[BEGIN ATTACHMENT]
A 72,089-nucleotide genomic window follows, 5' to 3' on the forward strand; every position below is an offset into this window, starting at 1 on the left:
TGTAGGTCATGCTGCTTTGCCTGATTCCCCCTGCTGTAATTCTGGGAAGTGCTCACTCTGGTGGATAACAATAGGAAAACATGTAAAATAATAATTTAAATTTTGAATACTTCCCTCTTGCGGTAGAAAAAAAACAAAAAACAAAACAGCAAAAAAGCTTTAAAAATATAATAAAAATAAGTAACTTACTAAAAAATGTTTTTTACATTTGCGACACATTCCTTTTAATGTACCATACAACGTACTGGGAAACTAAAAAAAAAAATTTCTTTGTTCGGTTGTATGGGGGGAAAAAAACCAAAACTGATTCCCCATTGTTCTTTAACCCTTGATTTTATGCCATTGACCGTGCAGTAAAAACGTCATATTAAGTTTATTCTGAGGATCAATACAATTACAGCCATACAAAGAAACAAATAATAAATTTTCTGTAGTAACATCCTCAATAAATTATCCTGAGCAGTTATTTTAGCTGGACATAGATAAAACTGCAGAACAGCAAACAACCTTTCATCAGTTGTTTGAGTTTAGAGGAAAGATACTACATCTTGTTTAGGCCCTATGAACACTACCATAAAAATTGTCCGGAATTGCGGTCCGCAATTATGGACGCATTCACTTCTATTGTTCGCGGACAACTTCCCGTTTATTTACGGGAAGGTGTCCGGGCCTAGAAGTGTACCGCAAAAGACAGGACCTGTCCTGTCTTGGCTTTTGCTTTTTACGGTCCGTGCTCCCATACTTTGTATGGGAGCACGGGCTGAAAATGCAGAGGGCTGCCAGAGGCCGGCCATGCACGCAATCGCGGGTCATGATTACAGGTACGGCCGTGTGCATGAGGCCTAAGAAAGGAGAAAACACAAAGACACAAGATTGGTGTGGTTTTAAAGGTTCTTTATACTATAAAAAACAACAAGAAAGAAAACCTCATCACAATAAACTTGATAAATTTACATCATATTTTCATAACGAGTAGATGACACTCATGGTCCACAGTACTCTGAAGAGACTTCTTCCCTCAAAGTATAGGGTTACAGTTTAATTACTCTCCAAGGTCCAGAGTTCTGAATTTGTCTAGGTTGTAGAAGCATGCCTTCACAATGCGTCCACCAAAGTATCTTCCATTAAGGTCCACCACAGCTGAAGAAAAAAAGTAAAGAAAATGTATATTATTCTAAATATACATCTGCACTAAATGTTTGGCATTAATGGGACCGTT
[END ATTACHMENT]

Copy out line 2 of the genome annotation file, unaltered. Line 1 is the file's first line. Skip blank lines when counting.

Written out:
TGTAGGTCATGCTGCTTTGCCTGATTCCCCCTGCTGTAATTCTGGGAAGTGCTCACTCTGGTGGATAACAATAGGAAAACATGTAAAATAATAATTTAAATTTTGAATACTTCCCTCTTGCGGTAGAAAAAAAACAAAAAACAAAACAGCAAAAAAGCTTTAAAAATATAATAAAAATAAGTAACTTACTAAAAAATGTTTTTTACATTTGCGACACATTCCTTTTAATGTACCATACAACGTACTGGGAAACTAAAAAAAAAAATTTCTTTGTTCGGTTGTATGGGGGGAAAAAAACCAAAACTGATTCCCCATTGTTCTTTAACCCTTGATTTTATGCCATTGACCGTGCAGTAAAAACGTCATATTAAGTTTATTCTGAGGATCAATACAATTACAGCCATACAAAGAAACAAATAATAAATTTTCTGTAGTAACATCCTCAATAAATTATCCTGAGCAGTTATTTTAGCTGGACATAGATAAAACTGCAGAACAGCAAACAACCTTTCATCAGTTGTTTGAGTTTAGAGGAAAGATACTACATCTTGTTTAGGCCCTATGAACACTACCATAAAAATTGTCCGGAATTGCGGTCCGCAATTATGGACGCATTCACTTCTATTGTTCGCGGACAACTTCCCGTTTATTTACGGGAAGGTGTCCGGGCCTAGAAGTGTACCGCAAAAGACAGGACCTGTCCTGTCTTGGCTTTTGCTTTTTACGGTCCGTGCTCCCATACTTTGTATGGGAGCACGGGCTGAAAATGCAGAGGGCTGCCAGAGGCCGGCCATGCACGCAATCGCGGGTCATGATTACAGGTACGGCCGTGTGCATGAGGCCTAAGAAAGGAGAAAACACAAAGACACAAGATTGGTGTGGTTTTAAAGGTTCTTTATACTATAAAAAACAACAAGAAAGAAAACCTCATCACAATAAACTTGATAAATTTACATCATATTTTCATAACGAGTAGATGACACTCATGGTCCACAGTACTCTGAAGAGACTTCTTCCCTCAAAGTATAGGGTTACAGTTTAATTACTCTCCAAGGTCCAGAGTTCTGAATTTGTCTAGGTTGTAGAAGCATGCCTTCACAATGCGTCCACCAAAGTATCTTCCATTAAGGTCCACCACAGCTGAAGAAAAAAAGTAAAGAAAATGTATATTATTCTAAATATACATCTGCACTAAATGTTTGGCATTAATGGGACCGTT